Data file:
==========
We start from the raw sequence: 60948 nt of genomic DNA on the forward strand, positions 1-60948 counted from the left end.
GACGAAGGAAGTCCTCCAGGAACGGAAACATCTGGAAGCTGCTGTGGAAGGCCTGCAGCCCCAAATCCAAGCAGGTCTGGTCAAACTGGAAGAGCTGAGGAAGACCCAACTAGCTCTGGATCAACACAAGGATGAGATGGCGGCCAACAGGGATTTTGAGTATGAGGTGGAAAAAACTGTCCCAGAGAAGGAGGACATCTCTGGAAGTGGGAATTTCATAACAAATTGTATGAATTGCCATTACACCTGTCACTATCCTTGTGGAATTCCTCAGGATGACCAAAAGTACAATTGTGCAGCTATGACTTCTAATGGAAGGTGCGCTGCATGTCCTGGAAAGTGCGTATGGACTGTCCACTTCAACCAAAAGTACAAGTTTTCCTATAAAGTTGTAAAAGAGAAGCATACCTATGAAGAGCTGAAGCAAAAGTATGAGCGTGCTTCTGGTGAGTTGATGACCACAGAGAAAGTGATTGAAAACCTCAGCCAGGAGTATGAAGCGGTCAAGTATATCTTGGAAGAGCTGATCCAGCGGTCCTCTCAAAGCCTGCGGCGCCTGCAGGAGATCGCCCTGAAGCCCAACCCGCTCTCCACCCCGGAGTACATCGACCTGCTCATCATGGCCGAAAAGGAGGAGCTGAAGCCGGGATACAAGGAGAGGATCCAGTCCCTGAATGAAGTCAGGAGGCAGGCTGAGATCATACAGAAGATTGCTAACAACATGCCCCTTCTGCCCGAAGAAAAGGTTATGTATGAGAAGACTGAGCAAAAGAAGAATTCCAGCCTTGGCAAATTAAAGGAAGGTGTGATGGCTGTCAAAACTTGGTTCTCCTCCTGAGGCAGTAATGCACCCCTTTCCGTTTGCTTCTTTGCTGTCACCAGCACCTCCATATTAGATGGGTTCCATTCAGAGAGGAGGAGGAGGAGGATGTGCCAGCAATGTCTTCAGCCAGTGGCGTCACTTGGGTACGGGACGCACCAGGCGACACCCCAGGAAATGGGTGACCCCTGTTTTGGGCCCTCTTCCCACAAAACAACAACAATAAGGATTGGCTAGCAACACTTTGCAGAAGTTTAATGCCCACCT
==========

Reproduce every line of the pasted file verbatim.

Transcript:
We start from the raw sequence: 60948 nt of genomic DNA on the forward strand, positions 1-60948 counted from the left end.
GACGAAGGAAGTCCTCCAGGAACGGAAACATCTGGAAGCTGCTGTGGAAGGCCTGCAGCCCCAAATCCAAGCAGGTCTGGTCAAACTGGAAGAGCTGAGGAAGACCCAACTAGCTCTGGATCAACACAAGGATGAGATGGCGGCCAACAGGGATTTTGAGTATGAGGTGGAAAAAACTGTCCCAGAGAAGGAGGACATCTCTGGAAGTGGGAATTTCATAACAAATTGTATGAATTGCCATTACACCTGTCACTATCCTTGTGGAATTCCTCAGGATGACCAAAAGTACAATTGTGCAGCTATGACTTCTAATGGAAGGTGCGCTGCATGTCCTGGAAAGTGCGTATGGACTGTCCACTTCAACCAAAAGTACAAGTTTTCCTATAAAGTTGTAAAAGAGAAGCATACCTATGAAGAGCTGAAGCAAAAGTATGAGCGTGCTTCTGGTGAGTTGATGACCACAGAGAAAGTGATTGAAAACCTCAGCCAGGAGTATGAAGCGGTCAAGTATATCTTGGAAGAGCTGATCCAGCGGTCCTCTCAAAGCCTGCGGCGCCTGCAGGAGATCGCCCTGAAGCCCAACCCGCTCTCCACCCCGGAGTACATCGACCTGCTCATCATGGCCGAAAAGGAGGAGCTGAAGCCGGGATACAAGGAGAGGATCCAGTCCCTGAATGAAGTCAGGAGGCAGGCTGAGATCATACAGAAGATTGCTAACAACATGCCCCTTCTGCCCGAAGAAAAGGTTATGTATGAGAAGACTGAGCAAAAGAAGAATTCCAGCCTTGGCAAATTAAAGGAAGGTGTGATGGCTGTCAAAACTTGGTTCTCCTCCTGAGGCAGTAATGCACCCCTTTCCGTTTGCTTCTTTGCTGTCACCAGCACCTCCATATTAGATGGGTTCCATTCAGAGAGGAGGAGGAGGAGGATGTGCCAGCAATGTCTTCAGCCAGTGGCGTCACTTGGGTACGGGACGCACCAGGCGACACCCCAGGAAATGGGTGACCCCTGTTTTGGGCCCTCTTCCCACAAAACAACAACAATAAGGATTGGCTAGCAACACTTTGCAGAAGTTTAATGCCCACCT